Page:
China has given the greenlight to "Internet hospitals" but stressed that safety is the bottom line.
This message was disclosed at a regular government policy press conference held by the State Council Information Office Monday.
"Medical institutes can set up Internet hospitals to offer approved services. Internet companies can also operate Internet hospitals but have to anchor their services to brick-and-mortar hospitals," said Jiao Yahui, an official with the National Health Commission.
She said efforts would be sped up to push government guidelines on online medical services, drawing up requirements and procedures to apply for running Internet hospitals.
The move is expected to drive the country's fast-developing Internet medical care sector to new heights.
Online consulting sites set up by tech startups, such as haodf.com and chunyuyisheng.com, have become very popular in China in recent years. Through websites or phone apps, people can choose the best doctors across the country to consult on their health concerns. Based on uploaded medical scans and descriptions, the doctors can give advice but they need to see the patients in person to authorize the diagnosis, prescribe drugs or order treatment.
Jiao told the press conference that it was now allowed for patients of "certain" chronic or common diseases to use the Internet to complete hospital return visits, which means following up treatment with the doctors they have seen in person.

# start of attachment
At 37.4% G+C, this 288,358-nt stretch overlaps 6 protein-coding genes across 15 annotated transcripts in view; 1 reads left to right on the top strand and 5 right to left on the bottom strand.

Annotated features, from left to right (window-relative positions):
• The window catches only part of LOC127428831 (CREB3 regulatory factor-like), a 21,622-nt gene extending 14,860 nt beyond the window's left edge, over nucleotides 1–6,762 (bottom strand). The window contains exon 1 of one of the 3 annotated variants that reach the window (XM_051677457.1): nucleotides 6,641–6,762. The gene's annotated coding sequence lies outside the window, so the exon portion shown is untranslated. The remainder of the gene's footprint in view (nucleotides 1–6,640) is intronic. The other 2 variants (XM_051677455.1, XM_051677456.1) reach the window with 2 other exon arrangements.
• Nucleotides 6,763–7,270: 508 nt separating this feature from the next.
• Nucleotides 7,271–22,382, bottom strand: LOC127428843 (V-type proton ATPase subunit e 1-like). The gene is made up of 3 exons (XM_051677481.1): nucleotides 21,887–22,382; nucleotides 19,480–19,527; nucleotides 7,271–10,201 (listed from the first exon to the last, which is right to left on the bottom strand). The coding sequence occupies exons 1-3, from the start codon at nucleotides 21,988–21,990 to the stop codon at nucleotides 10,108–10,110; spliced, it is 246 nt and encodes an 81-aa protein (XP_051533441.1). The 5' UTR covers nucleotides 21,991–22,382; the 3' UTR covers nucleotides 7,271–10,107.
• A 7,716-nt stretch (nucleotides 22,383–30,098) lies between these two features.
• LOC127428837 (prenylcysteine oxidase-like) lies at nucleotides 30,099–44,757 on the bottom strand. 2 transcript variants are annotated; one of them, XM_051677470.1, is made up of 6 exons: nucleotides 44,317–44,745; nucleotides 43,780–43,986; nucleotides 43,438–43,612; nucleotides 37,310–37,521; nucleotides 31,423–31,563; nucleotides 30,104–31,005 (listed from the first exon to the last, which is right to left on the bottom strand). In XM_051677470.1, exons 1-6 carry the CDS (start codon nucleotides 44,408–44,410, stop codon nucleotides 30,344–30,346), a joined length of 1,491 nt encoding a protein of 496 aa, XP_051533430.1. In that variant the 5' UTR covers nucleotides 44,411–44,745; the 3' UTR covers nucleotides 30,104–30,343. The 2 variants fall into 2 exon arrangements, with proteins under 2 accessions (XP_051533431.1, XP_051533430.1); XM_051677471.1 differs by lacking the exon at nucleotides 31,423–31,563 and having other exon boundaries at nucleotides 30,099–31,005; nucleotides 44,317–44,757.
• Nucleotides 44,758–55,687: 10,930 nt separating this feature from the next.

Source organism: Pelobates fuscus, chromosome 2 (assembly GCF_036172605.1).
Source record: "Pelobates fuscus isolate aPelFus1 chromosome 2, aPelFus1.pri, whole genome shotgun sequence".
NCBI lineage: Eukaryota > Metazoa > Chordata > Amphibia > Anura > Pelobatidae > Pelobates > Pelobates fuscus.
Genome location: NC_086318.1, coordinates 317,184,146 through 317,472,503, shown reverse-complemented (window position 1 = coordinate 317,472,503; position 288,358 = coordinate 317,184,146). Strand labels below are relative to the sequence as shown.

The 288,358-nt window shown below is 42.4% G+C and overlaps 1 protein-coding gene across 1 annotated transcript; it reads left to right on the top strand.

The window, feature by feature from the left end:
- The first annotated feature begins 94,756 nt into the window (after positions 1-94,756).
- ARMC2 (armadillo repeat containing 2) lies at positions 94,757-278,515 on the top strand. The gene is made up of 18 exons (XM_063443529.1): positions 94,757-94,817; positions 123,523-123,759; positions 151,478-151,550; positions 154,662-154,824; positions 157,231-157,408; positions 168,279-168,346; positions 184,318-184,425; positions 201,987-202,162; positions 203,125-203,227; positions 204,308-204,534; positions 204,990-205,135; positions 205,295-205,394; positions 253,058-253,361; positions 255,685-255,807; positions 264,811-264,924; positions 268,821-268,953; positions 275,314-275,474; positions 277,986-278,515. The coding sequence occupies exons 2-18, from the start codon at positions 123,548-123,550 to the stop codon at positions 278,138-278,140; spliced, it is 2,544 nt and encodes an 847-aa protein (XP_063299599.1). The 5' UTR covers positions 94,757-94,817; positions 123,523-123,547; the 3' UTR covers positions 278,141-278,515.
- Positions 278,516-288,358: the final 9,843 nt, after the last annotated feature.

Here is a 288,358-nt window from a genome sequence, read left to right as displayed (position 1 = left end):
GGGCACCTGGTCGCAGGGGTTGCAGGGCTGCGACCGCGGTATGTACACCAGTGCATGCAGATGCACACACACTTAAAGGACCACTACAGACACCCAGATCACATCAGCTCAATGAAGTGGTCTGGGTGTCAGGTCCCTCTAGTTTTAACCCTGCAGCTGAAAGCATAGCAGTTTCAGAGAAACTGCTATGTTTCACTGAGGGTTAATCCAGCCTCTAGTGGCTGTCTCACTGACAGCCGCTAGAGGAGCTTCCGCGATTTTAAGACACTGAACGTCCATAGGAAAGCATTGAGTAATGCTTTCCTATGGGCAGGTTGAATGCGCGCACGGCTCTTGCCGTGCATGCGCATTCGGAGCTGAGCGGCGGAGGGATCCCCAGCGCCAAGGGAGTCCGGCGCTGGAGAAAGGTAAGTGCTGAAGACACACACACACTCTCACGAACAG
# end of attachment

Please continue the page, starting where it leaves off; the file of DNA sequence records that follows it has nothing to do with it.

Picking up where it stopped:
"Supervision of the online and off-line services is combined," Jiao said. "We must strictly guard the bottom line of safety."
Last week, the State Council approved a plan to expand the use of Internet technologies to boost the medical sector.
Big hospitals are asked to provide online services for appointments, checking examination results and others. Online medicine should cover all medical unions and county-level hospitals to connect better medical resources in east China with the demands of central and western areas.
Jiao said the measures were aimed at saving on hospital trips.
"Let the information run (the errands) instead," she said.
Yu Xuejun, another National Health Commission official, said the measures would be taken to safeguard patient privacy and data safety.